Judaism and Buddhism. The former is a monotheistic faith built on faith God, the Torah, and the idea of free will. Judaism emerged in the Levant around 3,300 years ago. The latter is a nontheistic and monastic religion that originated in India around 563 BCE.
Both Judaism and Buddhism forbid murder, adultery, theft, and bearing false witness. In Buddhism, these comprise four of the five precepts, analogous to the Sixth, Seventh, Eighth and Ninth Commandments and also to the Third, Fourth, Fifth and Seventh Laws of Noah. The fifth Buddhist precept forbids intoxication, which is also strongly disapproved of in the Jewish Bible.
Many modern schools of Judaism have had a longstanding acknowledgement of a concept similar to reincarnation, known as gilgul. This belief is referred to not only within scripture, but also in many folk and traditional stories. Hasidic Jews and many others who follow the Kabbalah believe that a Jewish soul can be reborn on earth if, in its previous lives, it failed to fulfil all of the 613 Mitzvah required to enter paradise.
Some Jews are drawn to the appeal of Buddhist meditation as a means to alleviate the violence and conflict witnessed in their everyday lives, and explain the Jews’ longstanding history of persecution. Orthodox Jews have embraced meditation since the 18th century as a means to commune with God.
Jews believe in a concept similar to the Buddhist interpretation of the karmic balance, known as middah k’neged middah (measure for measure).
Jews and Buddhists frequently regard the Prophets of the Old Testament as similar beings to the bodhisattvas because they too delay entry to the afterlife until they have completed their mission of saving the children of Israel during times of persecution.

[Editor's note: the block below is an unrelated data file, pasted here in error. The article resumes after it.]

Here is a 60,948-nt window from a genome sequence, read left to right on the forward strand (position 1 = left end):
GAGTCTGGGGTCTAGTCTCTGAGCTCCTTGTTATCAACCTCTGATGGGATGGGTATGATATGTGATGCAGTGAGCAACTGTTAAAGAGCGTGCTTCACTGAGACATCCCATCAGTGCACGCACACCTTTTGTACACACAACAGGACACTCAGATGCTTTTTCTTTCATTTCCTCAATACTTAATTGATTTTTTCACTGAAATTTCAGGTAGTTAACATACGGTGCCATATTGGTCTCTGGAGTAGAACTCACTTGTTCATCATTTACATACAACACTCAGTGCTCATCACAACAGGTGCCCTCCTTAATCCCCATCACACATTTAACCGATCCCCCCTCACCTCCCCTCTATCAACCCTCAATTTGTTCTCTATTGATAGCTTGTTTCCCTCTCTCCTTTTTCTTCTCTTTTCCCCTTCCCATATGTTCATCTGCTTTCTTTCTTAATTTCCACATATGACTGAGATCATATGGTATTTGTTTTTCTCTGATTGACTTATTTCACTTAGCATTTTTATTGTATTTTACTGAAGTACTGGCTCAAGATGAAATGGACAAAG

Rabbi Zalman Abraham looks at what Buddhists and Jews have in common.
A Fourfold Song
In the 1930s, Rabbi Abraham Isaac Kook (1865-1935) wrote about a Fourfold Song (here split into parts):
1. The Simple Song—There is one who sings the song of his own life, and in himself he finds everything, his full spiritual satisfaction.
2. The Twofold Song—There is another who sings the song of his people, Israel. She leaves the circle of his own individual self, because he finds it without sufficient breadth, without an idealistic basis.
3. The Threefold Song—There is another who reaches toward more distant realms, and he goes beyond the boundary of his people to sing the song of humanity. He aspires toward humanity’s general goal and looks forward toward their higher perfection. From the source of life he draws the subjects of his meditation and study, his aspiration and his visions.
4. The Fourfold Song—Then there is one who rises toward wider horizons, until he links himself with all existence, with all God’s creatures, with all worlds, and she sings Israel’s song with all of them. It is of such a one as this that tradition has said that whoever sings a portion of song each day is assured of having a share in the world to come.
When these four songs are sung simultaneously, their combined harmony is an enlightenment greater than the individual songs themselves:
The song of the self, the song of the people, the song of man, the song of the world all merge in [God] at all times, in every hour. And this full comprehensiveness rises to become the song of holiness, the song of God, the song of Israel, in its full strength and beauty, in its full authenticity and greatness…”
The Buddhist concept of enlightenment relates to its Jewish counterpart—that the person is only spiritually complete if cultivated as an individual (the Simple Song). Only spiritually complete individuals can contribute fully to their people as an appendage of God (the Twofold Song). Some of those spiritually complete individuals might find those contributions unsatisfactory; they devote themselves to all of humankind (the Threefold Song). Those unsatisfied with that devotion link themselves with the world, with the universe, and sing the Fourfold song. Ultimately, as Rabbi Kook wrote, it is the person who simultaneously sings them all who sings the comprehensively holy Song of God, the voice of the Jewish people.